When you stake your business on the quality of your leads, you quickly learn the importance of building out multiple sales roles. With so many irons in the fire, sales executives and account managers can’t waste time with dead-end accounts. And when prospecting starts to become too much for the sales team, quotas and revenues suffer.
At Modernize, for instance, leads are our life-blood. It didn’t take long for us to realize that our process only works with an efficient conversion rate, which means freeing up the time of experienced sales reps so they can focus on quality leads. And that’s much more likely to happen when those leads are first vetted for their likelihood of converting into sales. Enter our sales development representatives.
SDRs qualify outbound leads, evaluating each for its potential. They gather prospective accounts from multiple sources and move them through the top of our sales funnel. And that lets us concentrate more on the leads that count. But it didn’t come all at once. The role had to be carved out of the workload of our existing sales teams, and new hires had to be made. Here are five lessons we learned from our experience building an SDR team.
The executive team may not exactly thrill at the prospect of hiring several new employees, especially if it’s to do work that’s already tasked to the existing sales team—unless you can help them see the end-game. In our case, it was helpful to use real-world test results to make our case for our team. We created situational testing to see how an SDR team might function once established. We built a list, created a quick process, and started dialing. We established a contact rate, demo set rate, and close rate. This was the business case we needed to justify creating a SDR team. It also became the foundation of our current SDR process.
When we first defined Sales Development as a role, it was important that we hire a robust team, rather than a single employee. The reasoning behind that decision was metrics-based. It’s incredibly difficult to determine the effectiveness of a new role by gauging one employee’s performance. Is your SDR underperforming? Over-performing? Without any historical performance rates to compare, it’s extremely hard to tell. By creating a small team, you'll be able to understand the impact the role can truly have on your company. Then you can scale from there.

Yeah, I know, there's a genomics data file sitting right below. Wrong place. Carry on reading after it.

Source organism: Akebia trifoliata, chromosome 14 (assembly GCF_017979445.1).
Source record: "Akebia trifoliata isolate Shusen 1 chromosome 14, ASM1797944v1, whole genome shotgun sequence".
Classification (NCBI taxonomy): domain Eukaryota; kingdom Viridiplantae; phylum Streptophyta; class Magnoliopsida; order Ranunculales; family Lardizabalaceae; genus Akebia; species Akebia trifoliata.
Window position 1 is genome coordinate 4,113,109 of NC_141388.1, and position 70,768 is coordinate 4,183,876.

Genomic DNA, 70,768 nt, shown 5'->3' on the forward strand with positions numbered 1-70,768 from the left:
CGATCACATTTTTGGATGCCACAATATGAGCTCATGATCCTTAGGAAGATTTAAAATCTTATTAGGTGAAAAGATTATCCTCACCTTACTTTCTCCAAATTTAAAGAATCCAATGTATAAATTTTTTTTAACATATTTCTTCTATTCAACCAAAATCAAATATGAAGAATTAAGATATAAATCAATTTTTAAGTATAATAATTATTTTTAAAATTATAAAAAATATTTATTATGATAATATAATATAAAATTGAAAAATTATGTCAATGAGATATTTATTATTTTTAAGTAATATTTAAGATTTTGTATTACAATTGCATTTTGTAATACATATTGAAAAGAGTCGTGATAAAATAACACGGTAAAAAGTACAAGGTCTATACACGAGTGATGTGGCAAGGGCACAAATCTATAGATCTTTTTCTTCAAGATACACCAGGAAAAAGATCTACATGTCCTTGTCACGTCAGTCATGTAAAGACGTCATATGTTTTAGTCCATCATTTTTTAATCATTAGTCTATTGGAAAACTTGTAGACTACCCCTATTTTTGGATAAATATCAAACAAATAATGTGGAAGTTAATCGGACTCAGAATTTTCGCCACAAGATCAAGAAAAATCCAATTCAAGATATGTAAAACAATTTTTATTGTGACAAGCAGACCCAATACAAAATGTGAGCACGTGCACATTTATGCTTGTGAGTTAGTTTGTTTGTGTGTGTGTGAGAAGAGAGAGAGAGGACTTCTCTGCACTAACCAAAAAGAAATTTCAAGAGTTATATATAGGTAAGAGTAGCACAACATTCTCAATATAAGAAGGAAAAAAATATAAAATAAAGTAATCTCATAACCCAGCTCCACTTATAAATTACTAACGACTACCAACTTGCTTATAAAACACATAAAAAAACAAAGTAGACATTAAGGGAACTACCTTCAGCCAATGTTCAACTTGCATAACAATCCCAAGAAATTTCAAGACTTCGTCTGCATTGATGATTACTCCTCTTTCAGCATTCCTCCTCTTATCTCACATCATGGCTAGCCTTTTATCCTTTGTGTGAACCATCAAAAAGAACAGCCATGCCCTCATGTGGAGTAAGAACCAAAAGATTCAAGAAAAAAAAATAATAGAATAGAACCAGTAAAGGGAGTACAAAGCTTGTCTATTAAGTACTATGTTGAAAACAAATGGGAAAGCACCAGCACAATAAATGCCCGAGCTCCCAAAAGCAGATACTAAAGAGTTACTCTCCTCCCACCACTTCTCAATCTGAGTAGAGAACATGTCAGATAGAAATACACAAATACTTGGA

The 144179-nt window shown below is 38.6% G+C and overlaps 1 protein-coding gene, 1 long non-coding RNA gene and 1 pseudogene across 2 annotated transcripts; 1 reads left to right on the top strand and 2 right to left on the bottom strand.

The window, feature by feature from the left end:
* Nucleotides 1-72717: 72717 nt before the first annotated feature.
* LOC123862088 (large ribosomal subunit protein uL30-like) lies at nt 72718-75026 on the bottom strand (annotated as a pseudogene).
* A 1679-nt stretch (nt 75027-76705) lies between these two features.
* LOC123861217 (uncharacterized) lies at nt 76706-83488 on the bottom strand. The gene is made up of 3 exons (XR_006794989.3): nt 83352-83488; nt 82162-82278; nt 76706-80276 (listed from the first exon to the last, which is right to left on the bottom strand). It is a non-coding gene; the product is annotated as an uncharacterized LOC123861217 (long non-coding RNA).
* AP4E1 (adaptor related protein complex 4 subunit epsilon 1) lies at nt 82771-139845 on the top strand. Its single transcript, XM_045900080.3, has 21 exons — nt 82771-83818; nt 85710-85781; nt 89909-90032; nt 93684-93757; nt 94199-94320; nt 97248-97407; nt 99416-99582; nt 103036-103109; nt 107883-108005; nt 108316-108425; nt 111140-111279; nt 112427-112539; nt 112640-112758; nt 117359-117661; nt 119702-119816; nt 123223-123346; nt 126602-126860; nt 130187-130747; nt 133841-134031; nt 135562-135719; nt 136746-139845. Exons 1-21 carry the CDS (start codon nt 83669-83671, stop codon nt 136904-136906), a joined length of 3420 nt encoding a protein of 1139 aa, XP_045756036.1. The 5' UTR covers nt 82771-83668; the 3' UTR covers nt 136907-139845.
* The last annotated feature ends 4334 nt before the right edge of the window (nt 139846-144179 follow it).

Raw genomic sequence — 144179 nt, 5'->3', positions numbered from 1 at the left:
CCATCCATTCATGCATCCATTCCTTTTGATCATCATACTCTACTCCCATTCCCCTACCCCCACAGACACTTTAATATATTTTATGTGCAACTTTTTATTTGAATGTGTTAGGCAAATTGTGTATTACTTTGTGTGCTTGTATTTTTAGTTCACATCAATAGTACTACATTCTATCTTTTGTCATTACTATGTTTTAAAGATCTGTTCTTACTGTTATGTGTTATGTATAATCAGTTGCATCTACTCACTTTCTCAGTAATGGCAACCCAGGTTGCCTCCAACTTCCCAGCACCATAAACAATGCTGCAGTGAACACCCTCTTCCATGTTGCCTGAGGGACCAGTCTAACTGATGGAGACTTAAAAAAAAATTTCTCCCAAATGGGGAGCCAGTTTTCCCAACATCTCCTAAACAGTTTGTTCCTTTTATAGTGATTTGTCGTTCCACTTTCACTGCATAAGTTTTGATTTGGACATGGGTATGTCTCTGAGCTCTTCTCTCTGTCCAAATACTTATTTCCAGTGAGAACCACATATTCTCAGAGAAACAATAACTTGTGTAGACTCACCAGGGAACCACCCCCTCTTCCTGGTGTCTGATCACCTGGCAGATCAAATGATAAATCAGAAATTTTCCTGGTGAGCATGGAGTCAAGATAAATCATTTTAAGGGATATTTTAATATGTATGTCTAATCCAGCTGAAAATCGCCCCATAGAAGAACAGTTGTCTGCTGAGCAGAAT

If you’re a Sales Executive or Manager, your strengths probably lie in your leadership and people skills—but building a SDR team involves all sorts of process challenges that may feel slightly foreign to you. We tell homeowners not to be afraid to call in the pros, so why should our internal team be any different? That’s why we engaged a professional consultant to help us build out proper SDR practices from the get-go. That way, we could clearly identify and separate their workflow from the rest of the sales team, and rely on defined processes, rather than something nebulous or ad-hoc. When everyone understood their roles and their goals, the team could work much more efficiently. It’s worth the investment to get it right at the beginning instead of fixing bad processes and behaviors later.
Research indicates that employee engagement and productivity can be significantly strengthened using gamification strategies. We leveraged those positive benefits and built a dashboard in Salesforce that is sent out to the entire team and management at the end of each day. It includes metrics like the number of calls and emails, the amount of demos set, a count of qualified opportunities, and more. The SDRs compete to have the best numbers on the dashboard. This also prepares them for moving up to self-directed, quota-driven positions within the sales team.
Hitting the phones all day is tough work. If you’re not careful, employee burnout—and the resulting turnover—can sap your team of its vitality and productivity. We’ve designed our SDR role as a training ground to fill out our existing sales team. For instance, our SDRs sit in on every demo they set up. That way, they become comfortable with the sales process and can do it themselves when the time is right—which, for top SDRs, may be as little as six to twelve months. Of course, for this system to work, you need to have a well-articulated hiring plan in place. SDR teams will always have higher turnover rates than other positions due to the work volume, so selecting hires for their resilience, experience, and potential is crucial to retention levels. When you generate a career path for SDRs, the quality of your applicants naturally improves. Meanwhile, you also create a talent pool to fill open positions on other teams.
A well-defined SDR team has benefits that extend well past the sales team. When you fully integrate your SDRs into your company workflow, their actions not only grow revenue but may also increase employee satisfaction and loyalty across teams. At the end of the day, they’re well worth the investment.
Eric Dayal is the Director of Regional Sales & Sales Operations over at Modernize.